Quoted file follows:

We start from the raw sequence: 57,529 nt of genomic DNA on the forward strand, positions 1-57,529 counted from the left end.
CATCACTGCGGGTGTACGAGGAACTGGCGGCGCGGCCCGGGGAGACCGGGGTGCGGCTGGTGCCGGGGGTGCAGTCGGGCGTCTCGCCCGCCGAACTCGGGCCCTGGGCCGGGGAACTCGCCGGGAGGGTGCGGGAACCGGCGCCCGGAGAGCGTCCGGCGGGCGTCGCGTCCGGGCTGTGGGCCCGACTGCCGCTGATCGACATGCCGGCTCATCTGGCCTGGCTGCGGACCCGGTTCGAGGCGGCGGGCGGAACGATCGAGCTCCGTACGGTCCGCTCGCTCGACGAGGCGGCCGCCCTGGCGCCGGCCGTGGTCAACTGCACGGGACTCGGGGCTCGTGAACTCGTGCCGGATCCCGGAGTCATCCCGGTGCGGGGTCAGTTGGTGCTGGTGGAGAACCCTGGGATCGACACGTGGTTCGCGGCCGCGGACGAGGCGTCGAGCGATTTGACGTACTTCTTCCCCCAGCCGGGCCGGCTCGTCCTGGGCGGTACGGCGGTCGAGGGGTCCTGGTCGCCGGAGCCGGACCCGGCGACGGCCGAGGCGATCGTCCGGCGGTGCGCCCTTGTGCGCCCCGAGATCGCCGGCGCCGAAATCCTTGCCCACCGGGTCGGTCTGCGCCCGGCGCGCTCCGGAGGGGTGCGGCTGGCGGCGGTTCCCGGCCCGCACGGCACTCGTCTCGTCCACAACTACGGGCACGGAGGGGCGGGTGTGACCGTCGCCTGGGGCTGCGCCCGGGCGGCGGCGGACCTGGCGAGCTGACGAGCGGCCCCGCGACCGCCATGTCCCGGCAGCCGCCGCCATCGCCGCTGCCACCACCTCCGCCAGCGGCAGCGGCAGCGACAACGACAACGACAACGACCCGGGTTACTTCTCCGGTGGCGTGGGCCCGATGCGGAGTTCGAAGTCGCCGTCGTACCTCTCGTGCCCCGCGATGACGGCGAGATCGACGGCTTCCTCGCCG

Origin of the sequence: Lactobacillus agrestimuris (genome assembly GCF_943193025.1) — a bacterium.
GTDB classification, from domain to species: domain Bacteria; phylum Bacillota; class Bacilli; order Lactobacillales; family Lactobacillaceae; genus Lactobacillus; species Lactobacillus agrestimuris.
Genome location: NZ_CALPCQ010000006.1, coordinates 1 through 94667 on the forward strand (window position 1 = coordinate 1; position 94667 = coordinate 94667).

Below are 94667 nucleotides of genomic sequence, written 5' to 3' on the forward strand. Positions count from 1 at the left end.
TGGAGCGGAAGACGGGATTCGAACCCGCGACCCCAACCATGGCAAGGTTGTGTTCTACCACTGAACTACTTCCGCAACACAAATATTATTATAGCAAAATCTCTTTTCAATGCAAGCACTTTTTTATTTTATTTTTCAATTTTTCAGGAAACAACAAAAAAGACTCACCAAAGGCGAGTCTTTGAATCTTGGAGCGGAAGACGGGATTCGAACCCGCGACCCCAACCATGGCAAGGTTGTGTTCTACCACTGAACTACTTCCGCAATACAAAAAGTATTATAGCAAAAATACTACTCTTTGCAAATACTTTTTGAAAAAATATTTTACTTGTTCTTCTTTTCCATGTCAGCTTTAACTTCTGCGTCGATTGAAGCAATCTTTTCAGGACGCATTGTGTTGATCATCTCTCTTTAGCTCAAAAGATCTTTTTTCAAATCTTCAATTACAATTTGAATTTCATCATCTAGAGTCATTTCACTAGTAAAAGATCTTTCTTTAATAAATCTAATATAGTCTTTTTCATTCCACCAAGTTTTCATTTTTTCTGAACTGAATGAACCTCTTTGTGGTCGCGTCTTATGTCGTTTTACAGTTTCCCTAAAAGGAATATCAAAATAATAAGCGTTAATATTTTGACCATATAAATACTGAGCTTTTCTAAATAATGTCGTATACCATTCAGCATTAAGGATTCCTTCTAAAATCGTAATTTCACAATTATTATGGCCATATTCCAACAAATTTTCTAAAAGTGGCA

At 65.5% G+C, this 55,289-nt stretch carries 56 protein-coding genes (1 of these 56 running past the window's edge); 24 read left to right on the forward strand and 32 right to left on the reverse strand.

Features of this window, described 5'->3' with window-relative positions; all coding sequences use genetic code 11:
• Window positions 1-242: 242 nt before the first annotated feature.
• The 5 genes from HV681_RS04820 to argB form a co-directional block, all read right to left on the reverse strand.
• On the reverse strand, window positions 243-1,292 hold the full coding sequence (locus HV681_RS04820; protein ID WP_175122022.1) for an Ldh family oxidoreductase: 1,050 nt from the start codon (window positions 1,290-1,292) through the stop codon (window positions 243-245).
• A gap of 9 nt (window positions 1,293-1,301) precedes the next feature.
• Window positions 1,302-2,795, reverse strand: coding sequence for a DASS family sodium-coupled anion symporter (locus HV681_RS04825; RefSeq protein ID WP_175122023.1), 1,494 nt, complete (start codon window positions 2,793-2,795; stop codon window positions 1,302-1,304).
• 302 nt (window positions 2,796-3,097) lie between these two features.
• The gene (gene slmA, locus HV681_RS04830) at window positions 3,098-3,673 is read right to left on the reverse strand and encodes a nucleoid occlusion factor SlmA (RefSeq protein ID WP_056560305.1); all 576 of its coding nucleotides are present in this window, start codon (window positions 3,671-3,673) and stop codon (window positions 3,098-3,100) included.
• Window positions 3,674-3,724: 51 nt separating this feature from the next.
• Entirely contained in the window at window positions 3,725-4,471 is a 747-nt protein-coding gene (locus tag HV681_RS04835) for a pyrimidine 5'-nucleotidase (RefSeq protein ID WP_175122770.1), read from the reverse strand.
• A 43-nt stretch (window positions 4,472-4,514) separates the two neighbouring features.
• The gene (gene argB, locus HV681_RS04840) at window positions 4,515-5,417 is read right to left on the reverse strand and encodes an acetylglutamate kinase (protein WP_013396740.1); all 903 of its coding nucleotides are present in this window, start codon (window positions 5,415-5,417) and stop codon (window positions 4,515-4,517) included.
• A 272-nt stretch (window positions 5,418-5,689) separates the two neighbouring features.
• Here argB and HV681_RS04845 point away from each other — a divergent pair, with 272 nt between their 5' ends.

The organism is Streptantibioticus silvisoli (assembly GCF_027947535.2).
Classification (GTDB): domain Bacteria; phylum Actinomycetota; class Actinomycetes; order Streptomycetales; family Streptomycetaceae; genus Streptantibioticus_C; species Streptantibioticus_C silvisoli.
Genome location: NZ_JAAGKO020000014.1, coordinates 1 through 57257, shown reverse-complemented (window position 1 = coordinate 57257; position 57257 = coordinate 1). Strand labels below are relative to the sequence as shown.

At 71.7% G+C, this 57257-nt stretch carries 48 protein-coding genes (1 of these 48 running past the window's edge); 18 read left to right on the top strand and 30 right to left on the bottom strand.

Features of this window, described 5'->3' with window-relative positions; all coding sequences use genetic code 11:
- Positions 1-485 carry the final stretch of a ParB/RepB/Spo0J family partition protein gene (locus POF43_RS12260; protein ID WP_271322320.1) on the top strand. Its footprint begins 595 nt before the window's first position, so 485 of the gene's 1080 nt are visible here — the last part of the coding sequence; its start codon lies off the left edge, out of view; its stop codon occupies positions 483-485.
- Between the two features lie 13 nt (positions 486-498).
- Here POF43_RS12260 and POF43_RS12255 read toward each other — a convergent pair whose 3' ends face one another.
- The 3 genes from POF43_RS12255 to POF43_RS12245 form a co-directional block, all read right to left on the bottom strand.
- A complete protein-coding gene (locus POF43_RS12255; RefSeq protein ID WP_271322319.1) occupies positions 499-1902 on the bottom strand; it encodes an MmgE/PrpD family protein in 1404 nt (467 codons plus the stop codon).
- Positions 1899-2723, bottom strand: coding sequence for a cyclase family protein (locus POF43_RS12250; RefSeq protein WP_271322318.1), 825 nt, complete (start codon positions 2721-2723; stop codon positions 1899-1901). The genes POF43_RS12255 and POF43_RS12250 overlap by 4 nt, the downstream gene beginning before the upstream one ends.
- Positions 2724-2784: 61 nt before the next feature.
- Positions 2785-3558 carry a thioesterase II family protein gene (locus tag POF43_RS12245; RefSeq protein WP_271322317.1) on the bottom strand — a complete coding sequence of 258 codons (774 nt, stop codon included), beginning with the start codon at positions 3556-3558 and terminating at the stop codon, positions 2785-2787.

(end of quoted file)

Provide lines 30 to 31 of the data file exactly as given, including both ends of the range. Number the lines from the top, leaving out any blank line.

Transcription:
- Here POF43_RS12260 and POF43_RS12255 read toward each other — a convergent pair whose 3' ends face one another.
- The 3 genes from POF43_RS12255 to POF43_RS12245 form a co-directional block, all read right to left on the bottom strand.